One of the postponed Chariho items was a continuation of last month’s surreal discussion of the relationship of Chariho to Charter Schools. That item was also “continued” to the February 25th meeting so that Superintendent Ricci could be part of it, as well as a representative of the state charter school association.

But despite the early decision to “continue” these issues to the February 25th meeting, Gentz – ever the nimble and competent meeting chair – allowed extended discussion on these subjects anyway. I guess Gentz subscribes to the philosophy that if it’s worth doing, it’s worth overdoing.

Thursday, February 21, 2013

It's the message

Our Moral
By Tim Eagan

Once upon a time, click here.

Astronomy Picture of the Day

Infrared Orion from WISE 
The Great Nebula in Orion is a intriguing place. Visible to the unaided eye, it appears as a small fuzzy patch in the constellation of Orion.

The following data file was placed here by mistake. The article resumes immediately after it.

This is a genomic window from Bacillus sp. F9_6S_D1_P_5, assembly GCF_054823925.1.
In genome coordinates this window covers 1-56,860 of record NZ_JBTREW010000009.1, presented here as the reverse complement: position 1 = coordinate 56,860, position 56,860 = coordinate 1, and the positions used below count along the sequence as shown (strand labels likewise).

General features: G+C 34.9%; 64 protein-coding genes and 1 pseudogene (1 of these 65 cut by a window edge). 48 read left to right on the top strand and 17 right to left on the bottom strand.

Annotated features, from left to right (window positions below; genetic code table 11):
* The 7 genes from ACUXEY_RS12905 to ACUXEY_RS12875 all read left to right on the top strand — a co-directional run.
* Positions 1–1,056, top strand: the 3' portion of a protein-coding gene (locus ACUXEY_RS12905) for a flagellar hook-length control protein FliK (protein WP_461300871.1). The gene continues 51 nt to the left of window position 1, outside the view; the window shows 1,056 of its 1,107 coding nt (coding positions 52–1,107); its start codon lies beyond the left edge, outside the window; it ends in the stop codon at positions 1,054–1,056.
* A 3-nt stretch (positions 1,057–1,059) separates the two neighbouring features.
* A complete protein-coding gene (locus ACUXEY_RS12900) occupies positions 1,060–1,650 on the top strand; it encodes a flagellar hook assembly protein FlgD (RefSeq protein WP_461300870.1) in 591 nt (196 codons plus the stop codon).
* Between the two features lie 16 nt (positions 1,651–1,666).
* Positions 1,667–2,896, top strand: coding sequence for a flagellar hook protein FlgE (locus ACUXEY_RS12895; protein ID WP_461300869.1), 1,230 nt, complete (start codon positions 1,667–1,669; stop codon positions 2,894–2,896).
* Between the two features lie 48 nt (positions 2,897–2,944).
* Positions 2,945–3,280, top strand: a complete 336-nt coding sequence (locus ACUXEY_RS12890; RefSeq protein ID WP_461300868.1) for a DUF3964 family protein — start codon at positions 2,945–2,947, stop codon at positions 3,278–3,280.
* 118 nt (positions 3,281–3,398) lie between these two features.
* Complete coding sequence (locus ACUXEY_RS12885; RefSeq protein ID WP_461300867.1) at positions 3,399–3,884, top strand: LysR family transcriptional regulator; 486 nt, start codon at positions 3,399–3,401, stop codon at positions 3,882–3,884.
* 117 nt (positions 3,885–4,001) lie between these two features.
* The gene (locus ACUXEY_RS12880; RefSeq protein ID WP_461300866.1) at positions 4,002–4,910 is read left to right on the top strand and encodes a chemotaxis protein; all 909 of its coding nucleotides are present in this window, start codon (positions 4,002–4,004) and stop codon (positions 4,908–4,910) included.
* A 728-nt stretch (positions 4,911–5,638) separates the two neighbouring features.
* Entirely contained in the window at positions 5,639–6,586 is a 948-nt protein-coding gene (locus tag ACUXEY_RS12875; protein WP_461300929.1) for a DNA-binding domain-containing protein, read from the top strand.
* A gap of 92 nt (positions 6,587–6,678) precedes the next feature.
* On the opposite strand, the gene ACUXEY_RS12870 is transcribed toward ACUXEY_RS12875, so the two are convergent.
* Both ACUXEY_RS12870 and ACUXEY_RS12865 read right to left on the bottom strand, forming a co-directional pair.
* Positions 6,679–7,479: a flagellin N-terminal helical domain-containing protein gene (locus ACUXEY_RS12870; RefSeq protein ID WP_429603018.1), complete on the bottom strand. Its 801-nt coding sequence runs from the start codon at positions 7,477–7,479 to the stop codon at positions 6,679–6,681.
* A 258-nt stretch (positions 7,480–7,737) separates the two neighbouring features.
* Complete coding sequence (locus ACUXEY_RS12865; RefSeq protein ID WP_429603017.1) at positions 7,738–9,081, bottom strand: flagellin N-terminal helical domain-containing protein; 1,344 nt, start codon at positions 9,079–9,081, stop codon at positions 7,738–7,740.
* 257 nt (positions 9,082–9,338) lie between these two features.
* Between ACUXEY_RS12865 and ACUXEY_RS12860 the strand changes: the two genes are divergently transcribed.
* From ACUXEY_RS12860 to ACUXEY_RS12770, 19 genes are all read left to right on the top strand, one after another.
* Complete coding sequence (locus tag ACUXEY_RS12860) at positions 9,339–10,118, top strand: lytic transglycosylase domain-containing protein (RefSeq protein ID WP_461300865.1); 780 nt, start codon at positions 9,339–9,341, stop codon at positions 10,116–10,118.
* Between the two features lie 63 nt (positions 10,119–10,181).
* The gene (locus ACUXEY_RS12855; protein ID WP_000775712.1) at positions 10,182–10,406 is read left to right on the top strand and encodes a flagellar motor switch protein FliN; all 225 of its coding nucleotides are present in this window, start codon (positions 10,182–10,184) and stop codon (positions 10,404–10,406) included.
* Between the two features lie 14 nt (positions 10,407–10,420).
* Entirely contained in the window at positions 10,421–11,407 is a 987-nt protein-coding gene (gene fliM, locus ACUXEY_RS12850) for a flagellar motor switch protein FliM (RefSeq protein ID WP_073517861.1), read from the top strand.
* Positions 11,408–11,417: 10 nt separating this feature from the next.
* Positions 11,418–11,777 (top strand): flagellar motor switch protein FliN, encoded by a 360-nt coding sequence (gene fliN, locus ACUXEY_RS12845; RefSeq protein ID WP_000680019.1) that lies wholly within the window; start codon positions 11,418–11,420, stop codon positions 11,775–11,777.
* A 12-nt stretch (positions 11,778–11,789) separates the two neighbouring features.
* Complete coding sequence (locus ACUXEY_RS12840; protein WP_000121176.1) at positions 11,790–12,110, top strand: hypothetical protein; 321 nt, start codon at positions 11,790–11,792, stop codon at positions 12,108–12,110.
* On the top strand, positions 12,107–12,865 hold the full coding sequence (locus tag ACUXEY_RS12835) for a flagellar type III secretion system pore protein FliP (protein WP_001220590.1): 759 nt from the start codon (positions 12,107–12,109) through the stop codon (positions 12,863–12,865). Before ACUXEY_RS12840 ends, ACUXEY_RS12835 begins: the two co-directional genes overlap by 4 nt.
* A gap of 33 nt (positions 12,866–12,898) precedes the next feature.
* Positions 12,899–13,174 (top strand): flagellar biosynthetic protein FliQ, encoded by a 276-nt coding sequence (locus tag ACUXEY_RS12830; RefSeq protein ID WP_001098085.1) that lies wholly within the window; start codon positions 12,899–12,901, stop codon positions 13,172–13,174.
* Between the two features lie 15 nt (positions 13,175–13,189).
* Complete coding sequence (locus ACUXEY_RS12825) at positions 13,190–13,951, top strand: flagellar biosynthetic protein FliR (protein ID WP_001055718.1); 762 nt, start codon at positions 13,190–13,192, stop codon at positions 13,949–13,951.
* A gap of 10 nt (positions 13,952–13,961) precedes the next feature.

But this image, an illusory-color composite of four colors of infrared light taken with the Earth orbiting WISE observatory, shows the Orion Nebula to be a bustling neighborhood or recently formed stars, hot gas, and dark dust.

The power behind much of the Orion Nebula (M42) is the stars of the Trapezium star cluster, seen near the center of the above wide field image. The eerie green glow surrounding the bright stars pictured here is their own starlight reflected by intricate dust filaments that cover much of the region.

The current Orion Nebula cloud complex, which includes the Horsehead Nebula, will slowly disperse over the next 100,000 years.